You can read more about the case here. Read More

Trademark Bulletin April 2019

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FUCT Fashion Label Takes its ‘Scandalous’ Trademark Case to Supreme Court

On Monday, April 15, 2019, the Supreme Court considered the question of whether the Lanham Act’s prohibition on the federal registration of “immoral” or “scandalous” trademarks is unconstitutional under the Free Speech Clause of the First Amendment. Read More

Trademark Bulletin March 2019

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SDNY District Court Rejects Laurel Road’s Trade Dress Suit Against CommonBond

On August 27, 2018, Laurel Road Bank sued competitor CommonBond, Inc. over the latter’s display of an advertisement for its student loan financing services, alleging that CommonBond’s advertisement infringed and diluted the trade dress of Laurel Road’s advertisements of its own student loan refinancing services. Read More

Trademark Bulletin February 2019

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BIC Files ITC Complaint Against Importers of Allegedly Counterfeit Pocket Lighters

On December 6, 2018, BIC Corporation (“BIC”) petitioned the United States International Trade Commission (“ITC”) for an investigation into the illicit importation into the United States, sale for importation, or sale after importation of six respondents’ pocket lighters, alleging that respondents’ lighters infringe BIC’s intellectual property rights in the design of its disposable cigarette lighters, otherwise known as their “trade dress.” In its petition, BIC argues that similarities in the appearance of respondents’ lighters and its lighters will lead consumers to be confused as to the source and/or sponsorship of respondents’ lighters, or to affiliate respondents’ lighters with BIC.  BIC’s petition asks the ITC to issue a general exclusion order blocking the importation of infringing lighters from any source, not just the named respondents, and claims that such an order “is necessary and appropriate to prevent circumvention of limited exclusion orders directed to products of Respondents.”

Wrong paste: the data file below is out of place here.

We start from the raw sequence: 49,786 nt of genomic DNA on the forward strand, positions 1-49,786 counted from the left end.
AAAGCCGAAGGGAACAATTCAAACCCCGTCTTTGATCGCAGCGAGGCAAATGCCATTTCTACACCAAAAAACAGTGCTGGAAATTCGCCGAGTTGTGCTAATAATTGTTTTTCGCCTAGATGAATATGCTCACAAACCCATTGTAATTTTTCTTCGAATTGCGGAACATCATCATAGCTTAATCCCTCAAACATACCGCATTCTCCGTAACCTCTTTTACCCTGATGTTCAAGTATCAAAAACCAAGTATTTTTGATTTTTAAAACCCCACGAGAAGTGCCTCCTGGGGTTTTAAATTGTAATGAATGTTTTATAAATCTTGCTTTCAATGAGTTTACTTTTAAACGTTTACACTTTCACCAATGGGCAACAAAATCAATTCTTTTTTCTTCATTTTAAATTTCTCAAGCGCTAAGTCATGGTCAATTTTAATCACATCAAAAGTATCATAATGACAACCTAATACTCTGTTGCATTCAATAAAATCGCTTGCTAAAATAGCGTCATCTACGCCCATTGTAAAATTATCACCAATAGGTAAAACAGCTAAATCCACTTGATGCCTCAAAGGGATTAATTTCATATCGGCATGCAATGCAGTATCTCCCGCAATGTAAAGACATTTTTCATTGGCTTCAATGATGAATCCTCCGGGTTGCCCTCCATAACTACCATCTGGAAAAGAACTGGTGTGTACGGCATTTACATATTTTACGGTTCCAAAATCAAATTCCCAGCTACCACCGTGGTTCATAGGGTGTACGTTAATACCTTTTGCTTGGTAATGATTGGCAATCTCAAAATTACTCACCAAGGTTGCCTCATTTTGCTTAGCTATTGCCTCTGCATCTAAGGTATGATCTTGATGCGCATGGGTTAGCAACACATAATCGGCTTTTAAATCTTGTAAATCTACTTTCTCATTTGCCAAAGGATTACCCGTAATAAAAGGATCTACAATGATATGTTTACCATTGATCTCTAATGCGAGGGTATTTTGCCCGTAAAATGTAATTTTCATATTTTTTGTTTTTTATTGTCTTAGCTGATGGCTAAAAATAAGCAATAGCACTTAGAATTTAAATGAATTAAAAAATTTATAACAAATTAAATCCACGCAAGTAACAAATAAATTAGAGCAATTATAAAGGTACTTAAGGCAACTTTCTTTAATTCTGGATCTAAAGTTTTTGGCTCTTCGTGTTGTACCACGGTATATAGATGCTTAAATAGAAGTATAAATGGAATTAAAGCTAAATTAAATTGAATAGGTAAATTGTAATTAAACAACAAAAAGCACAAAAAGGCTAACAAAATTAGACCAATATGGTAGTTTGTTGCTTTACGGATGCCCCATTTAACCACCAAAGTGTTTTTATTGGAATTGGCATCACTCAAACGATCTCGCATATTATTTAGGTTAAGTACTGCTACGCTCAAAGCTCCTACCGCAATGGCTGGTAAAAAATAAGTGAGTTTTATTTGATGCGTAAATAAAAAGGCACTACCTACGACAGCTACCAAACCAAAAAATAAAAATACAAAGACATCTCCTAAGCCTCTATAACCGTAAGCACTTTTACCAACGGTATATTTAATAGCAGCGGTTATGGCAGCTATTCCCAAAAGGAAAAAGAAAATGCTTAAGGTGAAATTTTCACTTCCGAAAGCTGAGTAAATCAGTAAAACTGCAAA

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Trademark Bulletin January 2019

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Supreme Court Will Decide Whether USPTO Can Refuse to Register “Scandalous” TMs

On January 4, the U.S. Supreme Court granted certiorari to the USPTO to decide whether the Lanham Act’s prohibition on the federal registration of “immoral” or “scandalous” marks violates the First Amendment. The Supreme Court’s decision to hear the case comes less than two years after it unanimously ruled in Matal v. Tam that a similar part of the trademark law that banned the registration of “disparaging” trademarks violated the First Amendment. In Matal, an Asian-American rock band called The Slants attempted to register its name for trademark protection, but was denied because the USPTO decided that the mark would be likely to offend Asian-Americans. Read More